Implementation Strategies for Frontline Healthcare Professionals: People, Process Mapping, and Problem Solving

Patients in HospitalAs healthcare organizations become increasingly accountable for equity, quality, and value, attention has been directed to identifying specific implementation strategies that can accelerate the adoption of evidence-based therapies into clinical practice. In a recent perspective in Journal of General Internal Medicine, Mary Whooley, MD and colleagues offer three simple, practical strategies that can be used by frontline healthcare providers who are involved in on-the-ground implementation: people (stakeholder) engagement, process mapping, and problem solving. As a use case example, the researchers describe the iterative application of these strategies to the implementation of a new home sleep apnea testing program for patients in the Veterans Health Administration (VA) healthcare system. These three strategies are straightforward, intuitive, and do not require extensive training in implementation science. 

As a project enters the implementation phase, frontline teams play a critical role in shaping its trajectory and successful sustainment. In their experience with national implementation efforts, this approach has proven indispensable for aligning scientists, operational leaders, and frontline staff at local sites. “The many frameworks and theories developed by implementation scientists are valuable for the pre-implementation/planning and evaluation/sustainment phases of quality improvement interventions, but the actual implementation requires roll-up-your-sleeves, hands-on, problem solving,” said Whooley.  “A problem well defined is half solved.”

In the pre-implementation phase of a project, process mapping of the existing structures and practices at each site identifies potential adaptations of the intervention that may be necessary and helps delineate important metrics for future tracking. Once the current state has been determined and agreed upon by relevant stakeholders, mapping the envisioned future state articulates the change initiative to everyone involved and may identify new stakeholders who need to be engaged. Seeking input from frontline staff on the future state map communicates the importance of their roles and increases their ownership of the new process.

Just as identification of a local champion is the most critical aspect of pre-implementation, stakeholder engagement sits at the core of successful implementation. Continuous involvement of stakeholders (including ancillary and support staff) and repeated tailoring of implementation strategies to new stakeholders throughout a project are also key factors in achieving sustained adoption of evidence-based practices.

Providing brief monthly updates refreshes stakeholders about the goals of the initiative, highlights the project’s importance amidst competing demands, and reminds them that their progress is being monitored. Whenever possible, cross-training individuals for different roles such as the implementer, evaluator, and team leader can help mitigate the substantial loss of momentum resulting from unanticipated personnel changes during the fragile early stages of implementation. Finally, celebrating victories both large and small boosts moral and ensures sustained engagement.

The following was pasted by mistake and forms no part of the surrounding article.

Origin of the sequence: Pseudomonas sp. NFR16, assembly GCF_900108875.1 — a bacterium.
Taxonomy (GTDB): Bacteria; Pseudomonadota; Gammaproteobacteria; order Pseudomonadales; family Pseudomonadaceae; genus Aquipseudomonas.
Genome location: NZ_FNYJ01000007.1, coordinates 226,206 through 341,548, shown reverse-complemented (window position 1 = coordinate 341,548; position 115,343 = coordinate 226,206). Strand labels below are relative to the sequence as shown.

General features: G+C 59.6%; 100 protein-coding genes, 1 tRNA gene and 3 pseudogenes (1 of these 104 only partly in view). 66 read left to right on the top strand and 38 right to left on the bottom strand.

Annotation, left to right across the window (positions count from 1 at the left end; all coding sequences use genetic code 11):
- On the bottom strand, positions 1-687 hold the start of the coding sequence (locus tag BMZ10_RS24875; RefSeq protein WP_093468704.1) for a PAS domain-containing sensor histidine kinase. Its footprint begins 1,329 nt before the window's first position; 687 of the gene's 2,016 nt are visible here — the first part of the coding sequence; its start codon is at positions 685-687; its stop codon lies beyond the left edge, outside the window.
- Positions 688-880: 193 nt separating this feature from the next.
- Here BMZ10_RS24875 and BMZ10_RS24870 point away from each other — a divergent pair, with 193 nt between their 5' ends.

When frontline staff are committed to an initiative, problems are recognized early and solutions are implemented quickly. Given the idiosyncrasies of local culture and customs, however, isolating a problem and identifying potential solutions often require iterative cycles of process mapping and new stakeholder engagement. Revisiting the existing process map can help localize the source, identify potential downstream consequences, and discover new processes to bypass barriers. “VA facilities were having trouble purchasing home sleep apnea testing devices due to the complexities and variability across individual contracting offices,” said Whooley. “To overcome this barrier, the implementation team was able to negotiate a single national contract to purchase Home Sleep Apnea Devices and distribute them to all 54 facilities.”

The authors hope frontline teams will be empowered to apply these tools to their daily practice and embrace continued efforts to improve the efficiency and effectiveness of Learning Healthcare Systems.

Mary WooleyMary Whooley, MD

Dr. Whooley is a primary care physician, implementation scientist, professor of Medicine, Epidemiology & Biostatistics, and Director of the Center for Healthcare Improvement and Medical Effectiveness (CHIME) at the San Francisco VA and UCSF. Her work focuses on applying health services research methods (including data science, implementation science, and program evaluation) to accelerate the adoption of evidence-based practices within the VA's national learning healthcare system

Implementation Strategies for Frontline Healthcare Professionals: People, Process Mapping, and Problem Solving.
Lu AD, Kaul B, Reichert J, Kilbourne AM, Sarmiento KF, Whooley MA. J Gen Intern Med. 2020 Sep 11. doi: 10.1007/s11606-020-06169-3. Online ahead of print.